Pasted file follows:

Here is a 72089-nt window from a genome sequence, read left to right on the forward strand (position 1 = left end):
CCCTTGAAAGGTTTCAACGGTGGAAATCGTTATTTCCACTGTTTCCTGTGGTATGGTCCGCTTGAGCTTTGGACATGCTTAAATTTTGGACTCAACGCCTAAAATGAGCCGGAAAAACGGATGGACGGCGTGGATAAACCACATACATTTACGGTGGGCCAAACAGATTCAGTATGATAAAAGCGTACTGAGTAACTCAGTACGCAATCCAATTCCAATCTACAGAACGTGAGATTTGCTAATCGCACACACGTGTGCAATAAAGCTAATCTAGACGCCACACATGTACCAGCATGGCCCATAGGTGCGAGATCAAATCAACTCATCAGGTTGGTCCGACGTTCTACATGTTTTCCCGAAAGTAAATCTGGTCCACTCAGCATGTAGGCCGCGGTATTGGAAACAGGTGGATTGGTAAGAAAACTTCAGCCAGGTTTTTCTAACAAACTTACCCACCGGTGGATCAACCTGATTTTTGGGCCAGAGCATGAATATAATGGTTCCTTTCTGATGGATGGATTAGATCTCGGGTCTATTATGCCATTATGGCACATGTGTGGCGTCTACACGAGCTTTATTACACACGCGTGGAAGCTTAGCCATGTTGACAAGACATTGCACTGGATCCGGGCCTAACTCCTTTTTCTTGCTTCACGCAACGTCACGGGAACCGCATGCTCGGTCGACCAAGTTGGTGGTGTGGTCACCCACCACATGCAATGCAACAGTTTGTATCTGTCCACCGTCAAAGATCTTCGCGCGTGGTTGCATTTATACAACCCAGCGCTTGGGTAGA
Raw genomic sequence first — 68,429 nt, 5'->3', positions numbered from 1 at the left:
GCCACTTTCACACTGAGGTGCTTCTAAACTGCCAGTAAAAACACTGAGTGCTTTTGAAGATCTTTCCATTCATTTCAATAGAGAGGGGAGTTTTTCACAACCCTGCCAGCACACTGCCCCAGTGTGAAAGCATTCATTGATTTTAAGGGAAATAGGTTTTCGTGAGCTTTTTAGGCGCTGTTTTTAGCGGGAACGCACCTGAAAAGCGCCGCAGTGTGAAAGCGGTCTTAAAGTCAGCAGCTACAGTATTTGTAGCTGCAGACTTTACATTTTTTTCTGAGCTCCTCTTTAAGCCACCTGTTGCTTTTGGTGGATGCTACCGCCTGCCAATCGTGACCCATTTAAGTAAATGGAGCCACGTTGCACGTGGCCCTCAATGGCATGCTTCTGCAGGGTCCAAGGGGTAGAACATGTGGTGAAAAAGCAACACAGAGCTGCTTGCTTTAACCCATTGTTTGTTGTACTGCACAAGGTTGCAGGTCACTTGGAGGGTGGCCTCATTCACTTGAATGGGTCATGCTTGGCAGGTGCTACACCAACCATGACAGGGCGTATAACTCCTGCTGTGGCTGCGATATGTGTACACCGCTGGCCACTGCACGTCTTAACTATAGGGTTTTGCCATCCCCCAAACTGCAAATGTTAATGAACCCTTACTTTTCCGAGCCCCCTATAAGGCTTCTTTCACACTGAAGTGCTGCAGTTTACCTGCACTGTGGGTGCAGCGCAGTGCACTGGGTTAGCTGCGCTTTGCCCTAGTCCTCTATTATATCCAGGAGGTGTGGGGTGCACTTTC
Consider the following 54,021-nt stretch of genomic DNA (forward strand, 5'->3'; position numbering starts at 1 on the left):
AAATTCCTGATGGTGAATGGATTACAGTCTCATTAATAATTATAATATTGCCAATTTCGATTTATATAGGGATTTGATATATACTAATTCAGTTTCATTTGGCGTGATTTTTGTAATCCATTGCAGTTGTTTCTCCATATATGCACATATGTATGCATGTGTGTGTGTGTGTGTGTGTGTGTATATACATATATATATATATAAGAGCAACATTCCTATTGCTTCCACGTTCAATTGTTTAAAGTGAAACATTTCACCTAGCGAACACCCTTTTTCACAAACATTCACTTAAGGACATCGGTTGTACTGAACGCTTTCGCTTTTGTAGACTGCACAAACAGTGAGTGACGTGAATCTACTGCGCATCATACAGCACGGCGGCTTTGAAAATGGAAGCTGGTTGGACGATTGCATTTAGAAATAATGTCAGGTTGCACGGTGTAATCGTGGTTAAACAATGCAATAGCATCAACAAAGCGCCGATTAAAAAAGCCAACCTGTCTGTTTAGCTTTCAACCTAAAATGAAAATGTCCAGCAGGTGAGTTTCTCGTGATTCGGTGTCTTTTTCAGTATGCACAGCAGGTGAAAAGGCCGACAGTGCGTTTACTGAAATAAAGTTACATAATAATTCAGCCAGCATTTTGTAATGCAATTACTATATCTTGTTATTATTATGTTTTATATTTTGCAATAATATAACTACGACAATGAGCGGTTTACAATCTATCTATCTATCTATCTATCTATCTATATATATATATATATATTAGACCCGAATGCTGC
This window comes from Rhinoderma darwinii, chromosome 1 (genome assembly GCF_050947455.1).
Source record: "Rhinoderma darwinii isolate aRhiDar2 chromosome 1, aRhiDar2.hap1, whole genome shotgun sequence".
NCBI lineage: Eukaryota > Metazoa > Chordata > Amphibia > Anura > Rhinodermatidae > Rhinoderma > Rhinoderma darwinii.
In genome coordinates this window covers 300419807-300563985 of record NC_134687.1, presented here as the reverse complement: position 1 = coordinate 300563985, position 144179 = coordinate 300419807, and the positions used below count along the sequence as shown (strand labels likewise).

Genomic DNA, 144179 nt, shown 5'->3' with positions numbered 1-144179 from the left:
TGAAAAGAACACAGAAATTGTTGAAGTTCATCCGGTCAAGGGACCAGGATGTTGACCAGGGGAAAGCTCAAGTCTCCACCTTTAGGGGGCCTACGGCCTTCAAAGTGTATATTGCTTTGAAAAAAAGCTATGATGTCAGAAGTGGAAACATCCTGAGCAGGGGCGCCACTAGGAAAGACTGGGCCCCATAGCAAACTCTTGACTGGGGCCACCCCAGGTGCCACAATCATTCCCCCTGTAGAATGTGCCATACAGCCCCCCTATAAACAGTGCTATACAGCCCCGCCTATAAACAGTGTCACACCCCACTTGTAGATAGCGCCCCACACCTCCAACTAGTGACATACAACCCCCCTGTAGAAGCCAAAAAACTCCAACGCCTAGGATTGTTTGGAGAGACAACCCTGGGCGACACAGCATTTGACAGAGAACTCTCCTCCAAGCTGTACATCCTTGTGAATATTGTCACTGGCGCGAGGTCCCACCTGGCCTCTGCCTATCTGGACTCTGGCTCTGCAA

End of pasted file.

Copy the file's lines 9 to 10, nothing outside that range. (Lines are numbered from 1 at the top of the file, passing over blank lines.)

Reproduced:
NCBI lineage: Eukaryota > Metazoa > Chordata > Amphibia > Anura > Rhinodermatidae > Rhinoderma > Rhinoderma darwinii.
In genome coordinates this window covers 300419807-300563985 of record NC_134687.1, presented here as the reverse complement: position 1 = coordinate 300563985, position 144179 = coordinate 300419807, and the positions used below count along the sequence as shown (strand labels likewise).